You can do a lot of things. You can buy pretty much anything on the planet you want.
You can attend any event. You can gather a crowd and get them to listen to you -- and you can probably invest in literally anything you want to.
Given that last point, it might be a bit surprising to hear Cuban reveal that the two biggest investments he's made are things that you, or I, or virtually anyone in America could make (albeit at on a smaller scale, I'm sure).
His disclosures came in two places. The first was during a frankly fascinating, hour-long discussion with Neil Cavuto on Fox Business News this week.
They got to talking about his single biggest investment by comparing its history to Peloton, which tanked in its IPO last week.
In short, Cuban said he thinks Peloton is "emblematic of a bigger problem: companies that have to buy revenue, that think they can't just grow organically."
The exchange continues like this:
Cuban: "You've seen it with Uber. You've seen it with Lyft. I was an investor in Lyft.
Cavuto: When you say buy revenue, explain. Something to keep momentum going?
Cuban: So if you have to just keep on spending more money in advertising than you're gaining in revenue ...
Cavuto: But wasn't that the Amazon model in the beginning?
Cuban: In the beginning, yes, but they were able to expand their business and increase their margins ...
Cavuto: They were always cashflow posiitve
Cuban: They were for the most part. And to disclose, I have close to like a billion dollars in Amazon stock. It's my biggest [stock].
Cavuto: You and me both. It's so weird. It's so uncanny.
Honestly, I feel like the analysis of what's wrong with so many IPOs now is worth the price of admission here.
But let's couple this together with the other source, which is an interview Cuban gave on CNBC a few months ago, in which he said that Amazon and Netflix were his two biggest holdings.
"It's been that way for years," he said then, without disclosing the amounts involved at the time. However, he's also revealed that he's kept a lot of his estimated $4.2 billion net worth out of the market.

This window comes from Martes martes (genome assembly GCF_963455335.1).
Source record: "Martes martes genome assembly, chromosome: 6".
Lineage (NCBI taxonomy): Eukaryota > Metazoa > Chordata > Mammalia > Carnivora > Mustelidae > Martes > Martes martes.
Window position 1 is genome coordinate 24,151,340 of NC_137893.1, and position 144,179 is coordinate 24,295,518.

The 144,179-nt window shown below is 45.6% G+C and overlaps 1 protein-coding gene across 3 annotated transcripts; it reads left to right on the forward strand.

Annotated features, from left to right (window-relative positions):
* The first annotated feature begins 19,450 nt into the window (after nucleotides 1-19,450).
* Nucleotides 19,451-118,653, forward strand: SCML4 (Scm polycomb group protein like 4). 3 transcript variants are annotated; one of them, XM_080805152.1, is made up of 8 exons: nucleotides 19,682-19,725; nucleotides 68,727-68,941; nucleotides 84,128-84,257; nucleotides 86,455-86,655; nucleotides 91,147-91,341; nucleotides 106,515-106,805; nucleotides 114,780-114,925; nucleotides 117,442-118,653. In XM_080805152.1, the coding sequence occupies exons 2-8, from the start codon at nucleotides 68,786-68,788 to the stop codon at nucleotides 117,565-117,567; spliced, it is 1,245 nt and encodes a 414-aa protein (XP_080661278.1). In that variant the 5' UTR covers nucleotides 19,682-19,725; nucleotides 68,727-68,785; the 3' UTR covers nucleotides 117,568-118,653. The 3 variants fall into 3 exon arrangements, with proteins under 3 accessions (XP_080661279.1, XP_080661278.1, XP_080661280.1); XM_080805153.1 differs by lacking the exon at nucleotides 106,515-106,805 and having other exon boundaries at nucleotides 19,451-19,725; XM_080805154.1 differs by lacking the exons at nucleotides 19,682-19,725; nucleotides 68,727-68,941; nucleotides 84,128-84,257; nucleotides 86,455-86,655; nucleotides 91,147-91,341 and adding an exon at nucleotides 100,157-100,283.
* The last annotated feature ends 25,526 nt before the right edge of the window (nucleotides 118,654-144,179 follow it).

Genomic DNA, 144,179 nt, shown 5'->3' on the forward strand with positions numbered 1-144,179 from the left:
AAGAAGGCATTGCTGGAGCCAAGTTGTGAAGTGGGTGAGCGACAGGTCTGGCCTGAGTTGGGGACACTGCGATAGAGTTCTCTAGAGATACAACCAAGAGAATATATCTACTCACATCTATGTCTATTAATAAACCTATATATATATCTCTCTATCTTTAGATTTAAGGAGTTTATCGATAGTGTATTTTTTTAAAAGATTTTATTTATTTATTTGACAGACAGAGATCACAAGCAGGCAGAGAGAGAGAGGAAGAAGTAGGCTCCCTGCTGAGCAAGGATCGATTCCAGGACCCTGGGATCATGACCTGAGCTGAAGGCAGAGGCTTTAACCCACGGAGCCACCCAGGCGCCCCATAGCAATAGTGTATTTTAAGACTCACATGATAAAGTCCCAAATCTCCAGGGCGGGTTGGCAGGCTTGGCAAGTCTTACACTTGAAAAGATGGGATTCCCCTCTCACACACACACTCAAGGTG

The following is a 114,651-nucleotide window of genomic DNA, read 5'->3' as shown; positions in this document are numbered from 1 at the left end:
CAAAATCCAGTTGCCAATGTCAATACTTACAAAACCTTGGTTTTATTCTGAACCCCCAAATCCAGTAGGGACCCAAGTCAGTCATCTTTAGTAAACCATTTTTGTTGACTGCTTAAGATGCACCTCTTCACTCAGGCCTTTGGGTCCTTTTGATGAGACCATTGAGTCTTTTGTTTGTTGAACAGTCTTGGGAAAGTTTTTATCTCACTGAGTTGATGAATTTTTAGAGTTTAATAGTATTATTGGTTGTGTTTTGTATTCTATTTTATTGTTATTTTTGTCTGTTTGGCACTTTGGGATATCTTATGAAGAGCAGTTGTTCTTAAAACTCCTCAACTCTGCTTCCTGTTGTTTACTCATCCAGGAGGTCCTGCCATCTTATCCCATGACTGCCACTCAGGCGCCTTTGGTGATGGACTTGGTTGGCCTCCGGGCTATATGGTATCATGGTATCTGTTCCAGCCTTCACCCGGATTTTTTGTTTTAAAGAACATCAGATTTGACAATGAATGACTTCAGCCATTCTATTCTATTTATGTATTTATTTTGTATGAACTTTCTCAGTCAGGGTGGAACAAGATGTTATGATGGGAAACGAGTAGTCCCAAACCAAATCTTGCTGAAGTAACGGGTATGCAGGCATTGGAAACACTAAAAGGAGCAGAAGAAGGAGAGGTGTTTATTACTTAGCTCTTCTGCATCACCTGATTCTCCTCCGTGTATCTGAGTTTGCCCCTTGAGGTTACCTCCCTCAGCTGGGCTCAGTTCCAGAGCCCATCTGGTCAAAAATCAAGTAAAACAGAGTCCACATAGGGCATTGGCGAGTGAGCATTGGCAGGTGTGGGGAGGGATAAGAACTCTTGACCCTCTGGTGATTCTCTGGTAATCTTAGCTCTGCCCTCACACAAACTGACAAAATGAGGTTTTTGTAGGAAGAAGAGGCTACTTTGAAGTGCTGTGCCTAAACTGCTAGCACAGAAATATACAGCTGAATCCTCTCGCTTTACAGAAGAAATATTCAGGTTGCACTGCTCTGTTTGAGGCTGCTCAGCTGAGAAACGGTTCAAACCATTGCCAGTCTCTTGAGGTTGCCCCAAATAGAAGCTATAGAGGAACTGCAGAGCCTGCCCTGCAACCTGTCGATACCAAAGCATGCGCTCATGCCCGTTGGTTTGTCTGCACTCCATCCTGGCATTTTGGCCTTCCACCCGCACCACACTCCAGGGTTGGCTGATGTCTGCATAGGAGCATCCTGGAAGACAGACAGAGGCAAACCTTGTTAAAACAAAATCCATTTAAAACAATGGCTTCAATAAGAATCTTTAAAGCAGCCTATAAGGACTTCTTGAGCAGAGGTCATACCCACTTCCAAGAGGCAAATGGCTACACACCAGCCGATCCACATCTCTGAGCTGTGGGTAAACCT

As he put it: "a whole lot of cash on the sidelines."
Fascinating. Granted, Cuban also has his hands (and his money) in a lot of startups. I don't mean to suggest he doesn't do enough for earlier stage ventures. Big parts of his interview with Cavuto were devoted to some of the challenges his companies face.
And a year ago, my Inc.com colleague Emily Canal examined his record on Shark Tank versus other investors on the show, and found that the mere fact that he lent his name to a company could be a very valuable asset.
There's a lot of talk about the idea that low interest rates have translated into easy money for startups (WeWork is often cited as a perfect example).
However, out here in the fields, so to speak, where real entrepreneurs are still trying to raise seed money and early rounds, it can be a real slog.
I suppose it's easy for entrepreneurs to say that people like Cuban should be pouring more, higher-risk capital into much earlier stage startups.
And it's hard to see the world through the eyes of a billionaire.
Still, the idea that someone like Cuban can survey the entire world and come up with a strategy that's basically FAANG minus three letters?
That's something I find really surprising.
And maybe just a little bit troubling, if you're out there trying to raise money for a venture of your own.